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"Animal Magnetism"
by: Zero Sharp

With what is about his 250th release, Merzbow's back on Alien8, possibly the most popular experimental label to date, with a new album, "Animal Magnetism." As the cover art would suggest, he chose to arm himself with his laptop, his guitar, and sounds sampled from his pet chickens. Before moving on to reviewing the actual music, I would just like to review the chickens: these might actually be the ugliest chickens I've ever seen.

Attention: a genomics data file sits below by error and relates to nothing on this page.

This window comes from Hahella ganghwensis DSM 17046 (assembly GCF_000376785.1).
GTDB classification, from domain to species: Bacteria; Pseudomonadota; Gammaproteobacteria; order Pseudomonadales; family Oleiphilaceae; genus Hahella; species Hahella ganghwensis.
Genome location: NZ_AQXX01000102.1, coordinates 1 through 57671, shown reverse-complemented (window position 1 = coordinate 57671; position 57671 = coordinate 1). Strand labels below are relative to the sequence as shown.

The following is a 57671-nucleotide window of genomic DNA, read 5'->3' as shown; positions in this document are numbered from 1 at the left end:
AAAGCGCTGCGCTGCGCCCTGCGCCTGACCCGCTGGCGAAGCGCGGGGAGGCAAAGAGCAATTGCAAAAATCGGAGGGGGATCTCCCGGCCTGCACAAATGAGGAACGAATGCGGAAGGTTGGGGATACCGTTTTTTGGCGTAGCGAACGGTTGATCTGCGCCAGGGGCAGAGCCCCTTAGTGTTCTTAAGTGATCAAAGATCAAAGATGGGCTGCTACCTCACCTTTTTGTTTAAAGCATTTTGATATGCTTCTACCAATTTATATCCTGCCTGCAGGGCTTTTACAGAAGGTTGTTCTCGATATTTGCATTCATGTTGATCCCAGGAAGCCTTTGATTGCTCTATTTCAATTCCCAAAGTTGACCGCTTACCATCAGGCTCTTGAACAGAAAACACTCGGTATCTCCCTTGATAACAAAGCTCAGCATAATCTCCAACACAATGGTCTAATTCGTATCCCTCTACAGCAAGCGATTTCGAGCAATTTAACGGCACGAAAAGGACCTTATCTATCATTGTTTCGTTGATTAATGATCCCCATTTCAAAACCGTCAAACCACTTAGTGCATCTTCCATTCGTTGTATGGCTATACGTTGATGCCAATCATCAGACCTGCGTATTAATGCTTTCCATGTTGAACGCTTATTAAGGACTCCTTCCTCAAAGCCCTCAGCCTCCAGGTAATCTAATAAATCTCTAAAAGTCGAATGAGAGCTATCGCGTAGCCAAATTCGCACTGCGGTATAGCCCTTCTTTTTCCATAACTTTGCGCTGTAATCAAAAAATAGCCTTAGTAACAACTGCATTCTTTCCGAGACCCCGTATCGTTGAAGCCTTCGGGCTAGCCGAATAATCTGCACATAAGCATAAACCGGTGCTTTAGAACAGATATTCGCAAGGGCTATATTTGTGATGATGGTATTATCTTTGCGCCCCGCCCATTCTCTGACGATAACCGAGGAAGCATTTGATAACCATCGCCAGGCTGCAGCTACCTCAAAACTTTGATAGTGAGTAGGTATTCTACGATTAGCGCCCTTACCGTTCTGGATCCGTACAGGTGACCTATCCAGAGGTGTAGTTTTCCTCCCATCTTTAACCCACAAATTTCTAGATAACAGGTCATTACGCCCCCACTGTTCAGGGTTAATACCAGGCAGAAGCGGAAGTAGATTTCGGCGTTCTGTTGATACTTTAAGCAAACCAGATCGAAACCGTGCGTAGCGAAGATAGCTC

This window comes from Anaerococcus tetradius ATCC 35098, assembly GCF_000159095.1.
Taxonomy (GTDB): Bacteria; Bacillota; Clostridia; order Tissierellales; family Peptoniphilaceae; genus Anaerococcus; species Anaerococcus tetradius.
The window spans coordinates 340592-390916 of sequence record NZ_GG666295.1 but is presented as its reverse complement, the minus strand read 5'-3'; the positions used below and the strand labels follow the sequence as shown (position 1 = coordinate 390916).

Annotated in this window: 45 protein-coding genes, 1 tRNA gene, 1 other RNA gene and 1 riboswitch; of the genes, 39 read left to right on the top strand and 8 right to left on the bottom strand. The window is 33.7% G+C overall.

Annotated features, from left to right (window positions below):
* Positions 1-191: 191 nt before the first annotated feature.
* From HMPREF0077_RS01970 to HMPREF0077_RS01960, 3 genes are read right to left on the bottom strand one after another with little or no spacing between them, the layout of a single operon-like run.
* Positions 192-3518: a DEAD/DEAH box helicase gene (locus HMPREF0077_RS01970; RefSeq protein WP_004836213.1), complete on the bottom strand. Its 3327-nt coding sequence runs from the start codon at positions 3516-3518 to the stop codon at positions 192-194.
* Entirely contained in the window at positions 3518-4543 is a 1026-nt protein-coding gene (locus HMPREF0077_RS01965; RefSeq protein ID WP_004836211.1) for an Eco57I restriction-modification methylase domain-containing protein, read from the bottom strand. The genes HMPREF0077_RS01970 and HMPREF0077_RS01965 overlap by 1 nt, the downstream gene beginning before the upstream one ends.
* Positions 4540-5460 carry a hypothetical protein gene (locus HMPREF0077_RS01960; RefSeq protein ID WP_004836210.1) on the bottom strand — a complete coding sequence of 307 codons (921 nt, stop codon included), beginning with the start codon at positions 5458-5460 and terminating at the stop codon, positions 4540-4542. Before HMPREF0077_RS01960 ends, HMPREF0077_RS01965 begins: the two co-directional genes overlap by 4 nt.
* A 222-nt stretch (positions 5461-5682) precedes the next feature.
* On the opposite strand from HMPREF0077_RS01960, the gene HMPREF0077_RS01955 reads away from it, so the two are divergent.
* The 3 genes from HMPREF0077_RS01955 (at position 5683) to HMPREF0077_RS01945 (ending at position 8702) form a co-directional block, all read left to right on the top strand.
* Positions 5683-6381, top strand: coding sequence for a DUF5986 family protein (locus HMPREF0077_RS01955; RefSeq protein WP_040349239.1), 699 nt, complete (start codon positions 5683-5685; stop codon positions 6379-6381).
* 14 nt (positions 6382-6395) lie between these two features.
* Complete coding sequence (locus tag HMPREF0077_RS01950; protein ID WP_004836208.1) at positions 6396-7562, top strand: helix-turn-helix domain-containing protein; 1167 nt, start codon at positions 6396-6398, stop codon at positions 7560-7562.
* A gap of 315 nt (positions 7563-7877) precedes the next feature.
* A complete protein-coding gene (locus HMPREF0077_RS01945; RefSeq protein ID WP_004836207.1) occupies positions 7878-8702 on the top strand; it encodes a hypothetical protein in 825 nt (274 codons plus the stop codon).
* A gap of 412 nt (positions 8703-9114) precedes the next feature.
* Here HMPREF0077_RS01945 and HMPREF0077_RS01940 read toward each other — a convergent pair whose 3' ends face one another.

The standing argument among many electronica camps, noise included, is the idea of using laptops. This basically boils down between the argument of digital versus analog. Merzbow started using a laptop not too long ago, and now there is a large section of the noise camp who is proclaiming that the "King of Noise" dethroned himself. It also didn't really help that, to the present, his vintage work strongly outshone his laptop work. "Animal Magnitism," however, is a strong release and a reassurance that the mighty Merzbow hasn't lost his ear or skills. The main downside to the album is that it's easy to hear the stereotype digital cliches that happen from time to time during the 71 minutes of album. The album does flow well as a listen. However, this is not background music, and it's a little hard to not get drawn in by the hypnotic sounds of the album. The first two tracks, "Animal Magnetism" and "Quiet Men" are complete noise fests, and both are built well, drawing the listener into the landscape they make. Just as you start to hear where the chicken samples are, though, you start to wonder if those aren't really gituar sounds, and vice versa. Both tracks do take some amount of listening endurance; it's not really a album for rookie listeners, although there is quite a bit of variation to get and keep your attention. "Super Sheep" sounds like pretty standard digital hardcore, frankly, but is a nice let-up from the 20 minute noise ballads that got you there. "A Ptarmigan" is another noise soundscape, but this one mixes up the sounds more lightly, and there's not as much treble-based distortion/noise as the first of the album. The last track on the album, "Pier 39," is the highlight of the album; it's a simple rhythm and melody provided by a shimmering synth set across a steady baseline. Other pieces of sounds and noise then skitters across the top of the track making for a neat twist on the airy experimental pieces that are ever so common these days. This is a strong release, and I would recommend it for people wanting to hear more noise to see what it can be like. It's possibly not for first-time, "I've listened to ez listening all of my life" people, but for those who are familiar with the experiemental, it's a good listen. For those noise junkies, I don't really know what to tell you, except that this release sees Merzbow emerge as someone having control over his instruments, able to make good tracks Merzbow-style again. If he just brought his analog effects and processors along for the ride, it might complete this evolution into the digital.


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